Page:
Teong didn’t set out to make audiences laugh or cry. “I was so fresh and green at this at the time, and only one portion of the script made me cry, so I thought audiences might tear at that part.”
“I cried myself when I watched it in the editing suite,” she said,” but I thought that was to be expected since as writer-director, I have a much more personal connection with the film. It’s my baby,” she added.
Online reception to sneak previews and other screenings revealed that many viewers cried watching the film, and when Teong learnt that, she asked her producer “What are we going to do? It sounds like I wrote a tragedy instead of a family drama.”
Thankfully, the film went on to win multiple awards, such as the Golden Lotus Award for Best Writing at the 7th Macau International Movie Festival, and the Special Jury Awards at the 28th Malaysian Film Festival.
The story isn’t finished yet
The film ended post-production in 2015 June — and that’s when work began on the sequel.
“I fell in love with the characters,” said Teong. “So I thought that since I had some spare time while waiting for the film to be screened in cinemas, I started writing the story for the sequel. This was before we won any awards. In ‘The Kid from the Big Apple’, there’s something missing for Sarah.”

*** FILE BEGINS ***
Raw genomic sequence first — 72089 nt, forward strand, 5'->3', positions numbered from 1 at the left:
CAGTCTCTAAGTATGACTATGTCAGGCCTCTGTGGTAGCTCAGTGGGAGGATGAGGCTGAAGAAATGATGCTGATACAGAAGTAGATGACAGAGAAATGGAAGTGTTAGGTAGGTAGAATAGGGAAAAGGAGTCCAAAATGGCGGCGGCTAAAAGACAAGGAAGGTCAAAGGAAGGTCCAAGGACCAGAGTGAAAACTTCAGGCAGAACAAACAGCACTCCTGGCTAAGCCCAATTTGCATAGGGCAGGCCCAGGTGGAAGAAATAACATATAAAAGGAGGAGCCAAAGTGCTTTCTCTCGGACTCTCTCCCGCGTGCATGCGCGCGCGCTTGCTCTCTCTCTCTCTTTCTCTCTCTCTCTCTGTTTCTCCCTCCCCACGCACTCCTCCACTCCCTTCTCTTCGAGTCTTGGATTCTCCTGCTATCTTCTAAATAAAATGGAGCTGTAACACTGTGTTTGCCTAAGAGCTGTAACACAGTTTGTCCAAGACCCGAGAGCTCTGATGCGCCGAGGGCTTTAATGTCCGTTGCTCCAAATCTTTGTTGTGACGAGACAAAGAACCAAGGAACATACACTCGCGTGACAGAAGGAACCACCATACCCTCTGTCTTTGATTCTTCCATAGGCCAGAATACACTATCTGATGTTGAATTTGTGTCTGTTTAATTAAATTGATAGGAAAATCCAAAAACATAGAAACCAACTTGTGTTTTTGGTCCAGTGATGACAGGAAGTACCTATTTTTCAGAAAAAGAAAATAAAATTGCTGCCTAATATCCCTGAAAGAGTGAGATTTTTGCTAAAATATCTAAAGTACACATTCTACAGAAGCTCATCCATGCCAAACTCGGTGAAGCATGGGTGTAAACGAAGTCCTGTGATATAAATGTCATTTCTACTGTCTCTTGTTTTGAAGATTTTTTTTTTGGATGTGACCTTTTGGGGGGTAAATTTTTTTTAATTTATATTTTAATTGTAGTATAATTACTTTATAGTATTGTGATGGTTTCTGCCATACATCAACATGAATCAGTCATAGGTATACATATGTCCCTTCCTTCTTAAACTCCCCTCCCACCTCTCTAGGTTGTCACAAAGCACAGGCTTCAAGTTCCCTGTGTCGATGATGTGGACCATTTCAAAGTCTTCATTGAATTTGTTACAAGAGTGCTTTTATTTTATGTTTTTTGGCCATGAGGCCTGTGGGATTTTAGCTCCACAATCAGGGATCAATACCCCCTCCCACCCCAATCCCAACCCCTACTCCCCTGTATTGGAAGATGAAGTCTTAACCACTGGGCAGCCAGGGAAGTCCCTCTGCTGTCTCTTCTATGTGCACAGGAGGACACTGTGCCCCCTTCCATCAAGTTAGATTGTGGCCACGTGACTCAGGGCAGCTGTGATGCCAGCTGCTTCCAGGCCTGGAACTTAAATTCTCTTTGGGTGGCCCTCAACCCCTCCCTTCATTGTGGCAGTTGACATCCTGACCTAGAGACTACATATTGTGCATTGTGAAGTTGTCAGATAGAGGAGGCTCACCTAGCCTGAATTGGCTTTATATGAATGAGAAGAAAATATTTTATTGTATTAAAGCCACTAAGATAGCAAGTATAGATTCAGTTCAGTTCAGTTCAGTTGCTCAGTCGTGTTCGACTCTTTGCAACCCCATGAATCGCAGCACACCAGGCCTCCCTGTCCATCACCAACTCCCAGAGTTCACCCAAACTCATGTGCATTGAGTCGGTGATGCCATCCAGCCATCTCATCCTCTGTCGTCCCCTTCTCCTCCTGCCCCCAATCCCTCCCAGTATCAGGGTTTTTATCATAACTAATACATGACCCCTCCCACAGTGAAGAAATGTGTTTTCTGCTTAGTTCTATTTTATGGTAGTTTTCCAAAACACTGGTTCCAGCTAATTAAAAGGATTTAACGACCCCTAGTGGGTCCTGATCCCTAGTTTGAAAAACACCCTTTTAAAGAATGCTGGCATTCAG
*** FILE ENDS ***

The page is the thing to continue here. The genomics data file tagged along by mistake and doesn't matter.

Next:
“To give closure to her storyline, I wrote the sequel, ‘Before We Forget’, which addresses the issue of Sarah’s father,” she added.
“Before We Forget” sees the family facing a new set of challenges after their reunion in the first film. Sarah Tan and Ti Lung reprise their roles, with new cast members Shaun Tam and Debbie Goh playing Sarah’s father and mother, respectively.
It premieres 17 November in Singapore, at the following Golden Village cinemas: GV Tiong Bahru, GV Paya Lebar, GV Tampines, GV Plaza, GV Vivocity and GV Yishun.
Marcus Goh is a Singapore television scriptwriter, having written for “Lion Mums”, “Crimewatch”, “Incredible Tales”, and “Police & Thief”. He’s also a Transformers enthusiast and avid pop culture scholar. You can find him on social media as Optimarcus and on his site. The views expressed are his own.